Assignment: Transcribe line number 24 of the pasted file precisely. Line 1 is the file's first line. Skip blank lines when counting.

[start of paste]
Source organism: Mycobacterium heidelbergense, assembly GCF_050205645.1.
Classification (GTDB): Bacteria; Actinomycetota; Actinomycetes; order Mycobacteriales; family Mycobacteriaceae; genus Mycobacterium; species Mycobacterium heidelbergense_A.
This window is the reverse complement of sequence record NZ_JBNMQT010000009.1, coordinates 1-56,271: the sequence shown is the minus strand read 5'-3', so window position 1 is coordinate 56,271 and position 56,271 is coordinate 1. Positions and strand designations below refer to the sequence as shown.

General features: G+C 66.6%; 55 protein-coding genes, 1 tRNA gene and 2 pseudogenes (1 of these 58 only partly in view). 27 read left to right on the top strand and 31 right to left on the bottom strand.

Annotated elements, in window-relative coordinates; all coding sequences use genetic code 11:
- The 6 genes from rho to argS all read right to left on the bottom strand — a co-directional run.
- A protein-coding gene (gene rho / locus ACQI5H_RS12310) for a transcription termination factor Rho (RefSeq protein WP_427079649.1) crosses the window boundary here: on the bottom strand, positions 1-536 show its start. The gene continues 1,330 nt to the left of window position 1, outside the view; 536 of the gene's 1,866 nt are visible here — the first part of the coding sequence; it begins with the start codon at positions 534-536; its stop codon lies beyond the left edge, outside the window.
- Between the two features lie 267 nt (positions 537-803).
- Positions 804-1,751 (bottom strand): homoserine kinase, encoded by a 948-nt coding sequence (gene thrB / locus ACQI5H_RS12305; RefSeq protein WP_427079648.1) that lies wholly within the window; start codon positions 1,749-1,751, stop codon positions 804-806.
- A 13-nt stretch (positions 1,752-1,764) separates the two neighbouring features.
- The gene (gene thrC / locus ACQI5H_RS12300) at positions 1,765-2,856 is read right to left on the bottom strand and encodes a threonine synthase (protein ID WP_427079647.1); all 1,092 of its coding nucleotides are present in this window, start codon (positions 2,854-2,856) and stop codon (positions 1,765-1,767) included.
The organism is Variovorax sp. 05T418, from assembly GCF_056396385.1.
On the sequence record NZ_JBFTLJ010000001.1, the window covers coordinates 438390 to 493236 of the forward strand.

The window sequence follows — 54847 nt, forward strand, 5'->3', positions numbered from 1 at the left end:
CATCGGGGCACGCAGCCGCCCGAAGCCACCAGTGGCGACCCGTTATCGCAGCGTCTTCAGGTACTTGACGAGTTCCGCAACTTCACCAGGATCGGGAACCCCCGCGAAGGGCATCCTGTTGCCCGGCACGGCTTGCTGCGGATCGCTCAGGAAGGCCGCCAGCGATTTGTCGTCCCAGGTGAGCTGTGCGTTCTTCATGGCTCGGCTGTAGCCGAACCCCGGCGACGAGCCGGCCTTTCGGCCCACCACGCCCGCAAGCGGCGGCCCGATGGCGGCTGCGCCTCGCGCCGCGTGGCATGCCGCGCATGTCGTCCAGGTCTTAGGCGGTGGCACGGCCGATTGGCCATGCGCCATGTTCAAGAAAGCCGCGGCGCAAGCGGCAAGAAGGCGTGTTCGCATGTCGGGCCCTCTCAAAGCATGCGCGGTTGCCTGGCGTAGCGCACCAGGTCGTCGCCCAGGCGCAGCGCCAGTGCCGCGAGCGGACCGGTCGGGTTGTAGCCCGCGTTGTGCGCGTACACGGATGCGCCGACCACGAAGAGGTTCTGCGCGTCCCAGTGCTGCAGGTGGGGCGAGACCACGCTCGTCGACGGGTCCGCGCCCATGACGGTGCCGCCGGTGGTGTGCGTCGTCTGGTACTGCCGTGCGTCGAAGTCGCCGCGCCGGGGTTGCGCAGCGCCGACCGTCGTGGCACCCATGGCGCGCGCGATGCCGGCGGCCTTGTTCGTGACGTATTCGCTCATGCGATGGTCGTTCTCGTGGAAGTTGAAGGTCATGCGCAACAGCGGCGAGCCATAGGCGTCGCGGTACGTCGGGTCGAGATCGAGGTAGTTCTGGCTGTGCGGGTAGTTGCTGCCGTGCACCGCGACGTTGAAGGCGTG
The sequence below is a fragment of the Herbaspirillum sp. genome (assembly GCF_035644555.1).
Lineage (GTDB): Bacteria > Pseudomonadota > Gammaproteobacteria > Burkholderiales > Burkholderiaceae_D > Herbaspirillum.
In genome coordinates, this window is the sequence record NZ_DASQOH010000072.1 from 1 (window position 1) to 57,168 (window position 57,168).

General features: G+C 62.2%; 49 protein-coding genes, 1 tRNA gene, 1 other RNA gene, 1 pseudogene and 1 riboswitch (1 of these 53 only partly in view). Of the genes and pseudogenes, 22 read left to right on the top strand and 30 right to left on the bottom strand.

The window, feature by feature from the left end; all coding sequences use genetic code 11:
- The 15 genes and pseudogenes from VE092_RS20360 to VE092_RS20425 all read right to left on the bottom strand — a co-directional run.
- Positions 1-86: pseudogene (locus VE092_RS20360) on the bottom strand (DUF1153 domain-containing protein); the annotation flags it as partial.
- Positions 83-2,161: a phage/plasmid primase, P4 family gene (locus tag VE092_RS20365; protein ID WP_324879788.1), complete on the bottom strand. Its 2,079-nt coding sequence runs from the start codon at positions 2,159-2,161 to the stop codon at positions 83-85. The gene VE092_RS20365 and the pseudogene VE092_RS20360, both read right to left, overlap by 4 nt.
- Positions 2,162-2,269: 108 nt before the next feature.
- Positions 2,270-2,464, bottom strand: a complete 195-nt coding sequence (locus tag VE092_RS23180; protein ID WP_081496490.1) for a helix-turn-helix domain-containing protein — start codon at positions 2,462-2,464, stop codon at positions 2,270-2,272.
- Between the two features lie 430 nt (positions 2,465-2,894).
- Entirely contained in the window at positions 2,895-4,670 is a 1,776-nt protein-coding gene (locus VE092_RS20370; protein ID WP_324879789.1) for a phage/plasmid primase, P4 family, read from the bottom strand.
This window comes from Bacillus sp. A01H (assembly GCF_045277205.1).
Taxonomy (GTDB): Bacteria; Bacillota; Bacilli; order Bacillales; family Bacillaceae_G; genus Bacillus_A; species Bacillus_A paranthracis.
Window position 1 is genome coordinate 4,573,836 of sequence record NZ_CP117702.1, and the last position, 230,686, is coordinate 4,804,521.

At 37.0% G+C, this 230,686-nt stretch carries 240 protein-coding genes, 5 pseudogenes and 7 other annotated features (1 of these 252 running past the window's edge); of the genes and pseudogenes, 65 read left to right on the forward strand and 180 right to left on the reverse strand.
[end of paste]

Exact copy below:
- Positions 2,162-2,269: 108 nt before the next feature.